From one end of the globe to the other, water is becoming increasingly scarce. For a billion people, access to safe drinking water is extremely limited… creating a global crisis with huge consequences. As a result, millions of families spend their lives trying to get access to water. Above Water focuses on 12-year-old Houlaye, who lives in a village in Tatis, Niger, and the families and community around her. She walks for several miles with other children every day to fetch water from a well. Water is abundant during the rainy season, but disappears during the dry season. However, two hundred meters below the surface, there is a water source that exceeds their imagination. Houlaye’s aunt Suri eventually convinces an NGO to build a well in the village. It brings the promise of a new life for these villagers who, unknowingly, had been above water all along. This film was selected for the Festival de Cannes in 2021.
Aïssa Maïga is a French actress and director. She was born in Senegal to a Senegambian mother and a Malian father, an acclaimed journalist. When she was four years old, she and her family moved to France where she later discovered her acting vocation. Aïssa has worked with a number of internationally renowned directors, including Michel Gondry (Mood Indigo), Abderrahmane Sissako (Bamako), and Michael Haneke (Code Unknown and Caché). Maïga is also an advocate for inclusion and has been vocal about racial discrimination in the film industry throughout her career. She directed two documentary films in 2021, Regard noir, and Marcher sur l’eau.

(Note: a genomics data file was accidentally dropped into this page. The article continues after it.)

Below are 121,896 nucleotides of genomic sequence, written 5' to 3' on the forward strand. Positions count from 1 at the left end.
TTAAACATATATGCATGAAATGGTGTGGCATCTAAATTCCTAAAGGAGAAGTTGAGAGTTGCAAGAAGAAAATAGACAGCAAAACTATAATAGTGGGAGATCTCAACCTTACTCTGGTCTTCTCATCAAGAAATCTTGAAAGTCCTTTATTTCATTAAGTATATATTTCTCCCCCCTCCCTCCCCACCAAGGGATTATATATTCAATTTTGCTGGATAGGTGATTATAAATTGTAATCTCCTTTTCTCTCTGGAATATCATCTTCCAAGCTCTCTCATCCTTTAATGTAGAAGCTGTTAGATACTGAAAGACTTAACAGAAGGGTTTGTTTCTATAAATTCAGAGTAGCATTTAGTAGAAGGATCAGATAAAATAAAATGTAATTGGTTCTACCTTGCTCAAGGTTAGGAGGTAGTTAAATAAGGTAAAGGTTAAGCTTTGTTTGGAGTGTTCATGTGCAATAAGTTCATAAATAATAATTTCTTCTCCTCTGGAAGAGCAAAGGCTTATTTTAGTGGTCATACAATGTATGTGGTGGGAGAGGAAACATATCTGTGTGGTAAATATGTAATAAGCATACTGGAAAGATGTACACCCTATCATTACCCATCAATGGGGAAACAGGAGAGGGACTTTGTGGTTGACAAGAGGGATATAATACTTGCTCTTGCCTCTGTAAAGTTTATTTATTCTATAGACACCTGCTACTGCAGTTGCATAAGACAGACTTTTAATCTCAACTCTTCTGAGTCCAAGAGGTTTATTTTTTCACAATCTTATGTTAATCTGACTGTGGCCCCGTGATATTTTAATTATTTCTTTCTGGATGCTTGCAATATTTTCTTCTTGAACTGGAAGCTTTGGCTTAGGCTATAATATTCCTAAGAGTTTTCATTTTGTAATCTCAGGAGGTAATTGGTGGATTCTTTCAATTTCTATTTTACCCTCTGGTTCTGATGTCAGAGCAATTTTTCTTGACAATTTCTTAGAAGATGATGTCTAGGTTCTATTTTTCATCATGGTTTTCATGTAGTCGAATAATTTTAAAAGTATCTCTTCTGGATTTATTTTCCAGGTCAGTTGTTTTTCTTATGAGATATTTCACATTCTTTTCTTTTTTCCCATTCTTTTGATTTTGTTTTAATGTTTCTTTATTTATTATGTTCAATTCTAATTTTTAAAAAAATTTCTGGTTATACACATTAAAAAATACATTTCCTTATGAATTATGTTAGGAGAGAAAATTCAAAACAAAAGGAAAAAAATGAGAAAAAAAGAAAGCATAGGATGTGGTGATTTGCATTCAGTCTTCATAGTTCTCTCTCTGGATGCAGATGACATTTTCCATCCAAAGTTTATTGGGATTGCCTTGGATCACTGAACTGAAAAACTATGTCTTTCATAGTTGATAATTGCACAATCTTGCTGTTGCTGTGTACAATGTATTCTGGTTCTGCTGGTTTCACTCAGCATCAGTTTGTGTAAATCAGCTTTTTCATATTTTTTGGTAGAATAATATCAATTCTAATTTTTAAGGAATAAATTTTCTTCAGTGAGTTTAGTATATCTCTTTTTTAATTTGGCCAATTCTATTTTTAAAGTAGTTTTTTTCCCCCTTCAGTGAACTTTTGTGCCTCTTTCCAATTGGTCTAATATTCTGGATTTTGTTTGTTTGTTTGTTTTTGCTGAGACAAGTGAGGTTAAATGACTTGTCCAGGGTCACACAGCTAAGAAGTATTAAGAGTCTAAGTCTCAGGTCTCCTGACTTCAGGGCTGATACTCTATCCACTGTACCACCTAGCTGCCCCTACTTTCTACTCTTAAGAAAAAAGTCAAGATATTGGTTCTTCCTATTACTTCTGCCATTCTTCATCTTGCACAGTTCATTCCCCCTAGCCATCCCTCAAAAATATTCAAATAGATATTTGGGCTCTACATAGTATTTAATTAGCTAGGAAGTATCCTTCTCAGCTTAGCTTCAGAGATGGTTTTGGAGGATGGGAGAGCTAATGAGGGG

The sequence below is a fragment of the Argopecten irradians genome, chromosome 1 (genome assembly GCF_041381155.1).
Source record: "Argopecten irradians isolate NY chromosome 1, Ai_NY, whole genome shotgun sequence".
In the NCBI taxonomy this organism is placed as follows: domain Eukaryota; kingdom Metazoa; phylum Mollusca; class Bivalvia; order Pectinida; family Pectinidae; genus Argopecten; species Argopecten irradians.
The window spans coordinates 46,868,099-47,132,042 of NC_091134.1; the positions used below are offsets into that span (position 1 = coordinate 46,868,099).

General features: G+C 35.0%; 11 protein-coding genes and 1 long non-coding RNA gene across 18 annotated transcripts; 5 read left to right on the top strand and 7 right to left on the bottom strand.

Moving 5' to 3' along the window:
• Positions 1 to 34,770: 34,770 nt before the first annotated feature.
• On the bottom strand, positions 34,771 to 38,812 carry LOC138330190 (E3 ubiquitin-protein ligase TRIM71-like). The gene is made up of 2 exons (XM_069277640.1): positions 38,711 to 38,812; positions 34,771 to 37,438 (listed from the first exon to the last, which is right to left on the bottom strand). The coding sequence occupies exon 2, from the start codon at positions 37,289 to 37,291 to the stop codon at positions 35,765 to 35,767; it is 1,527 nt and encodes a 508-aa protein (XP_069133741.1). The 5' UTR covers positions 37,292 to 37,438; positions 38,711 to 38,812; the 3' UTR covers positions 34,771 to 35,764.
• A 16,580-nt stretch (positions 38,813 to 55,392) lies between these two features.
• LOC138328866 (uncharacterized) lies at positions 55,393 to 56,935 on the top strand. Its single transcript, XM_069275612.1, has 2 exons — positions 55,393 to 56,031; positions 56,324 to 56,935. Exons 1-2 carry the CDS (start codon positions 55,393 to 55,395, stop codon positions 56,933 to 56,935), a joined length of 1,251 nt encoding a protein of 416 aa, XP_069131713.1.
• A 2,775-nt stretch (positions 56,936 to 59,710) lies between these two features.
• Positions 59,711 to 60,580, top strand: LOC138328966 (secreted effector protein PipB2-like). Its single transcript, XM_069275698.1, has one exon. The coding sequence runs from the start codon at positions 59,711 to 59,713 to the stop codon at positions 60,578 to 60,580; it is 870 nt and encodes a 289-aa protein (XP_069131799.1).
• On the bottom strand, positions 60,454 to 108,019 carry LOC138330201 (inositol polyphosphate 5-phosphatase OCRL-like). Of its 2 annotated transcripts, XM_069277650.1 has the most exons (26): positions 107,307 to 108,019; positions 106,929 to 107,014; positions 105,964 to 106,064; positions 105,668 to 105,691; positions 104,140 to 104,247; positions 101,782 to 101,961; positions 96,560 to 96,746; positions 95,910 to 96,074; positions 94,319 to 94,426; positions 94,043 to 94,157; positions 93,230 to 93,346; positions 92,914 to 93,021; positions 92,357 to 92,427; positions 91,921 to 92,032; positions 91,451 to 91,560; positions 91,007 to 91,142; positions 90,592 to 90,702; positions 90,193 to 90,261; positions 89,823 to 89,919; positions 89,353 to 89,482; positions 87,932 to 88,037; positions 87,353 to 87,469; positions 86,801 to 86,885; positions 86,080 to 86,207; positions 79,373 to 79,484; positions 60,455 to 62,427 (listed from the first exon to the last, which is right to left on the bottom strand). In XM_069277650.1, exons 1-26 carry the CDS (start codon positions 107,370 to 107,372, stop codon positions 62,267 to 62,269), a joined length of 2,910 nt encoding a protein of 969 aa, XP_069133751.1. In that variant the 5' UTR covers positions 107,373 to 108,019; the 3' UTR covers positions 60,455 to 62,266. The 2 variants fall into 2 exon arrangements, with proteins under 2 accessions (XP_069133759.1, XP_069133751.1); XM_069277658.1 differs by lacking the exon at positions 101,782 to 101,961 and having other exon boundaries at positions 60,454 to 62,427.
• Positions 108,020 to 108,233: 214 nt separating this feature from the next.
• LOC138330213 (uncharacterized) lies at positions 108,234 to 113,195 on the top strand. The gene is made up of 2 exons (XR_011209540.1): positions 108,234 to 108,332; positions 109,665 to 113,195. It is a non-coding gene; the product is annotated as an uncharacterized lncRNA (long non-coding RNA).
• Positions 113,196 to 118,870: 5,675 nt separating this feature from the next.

The discussion following the film will include Upmanu Lall and Rhiannon Stephens.
Dr. Upmanu Lall is the Director of the Columbia Water Center and the Alan and Carol Silberstein Professor of Engineering. He has broad interests in hydrology, climate dynamics, water resource systems analysis, risk management and sustainability.
Rhiannon Stephens is an Associate Professor of History at Columbia who specializes in the history of precolonial and early colonial East Africa.
This screening is part of Being in the World: People and the Planet in French and Francophone Cinema, a film festival curated and presented by Columbia Maison Française, with additional support provided by Cultural Services of the French Embassy, Columbia Climate School, Knapp Family Foundation, Paul LeClerc Centennial Fund, Columbia University Institute for Ideas and Imagination, Columbia Global Centers | Paris, Society of Fellows and Heyman Center for the Humanities, Alliance Program, and European Institute.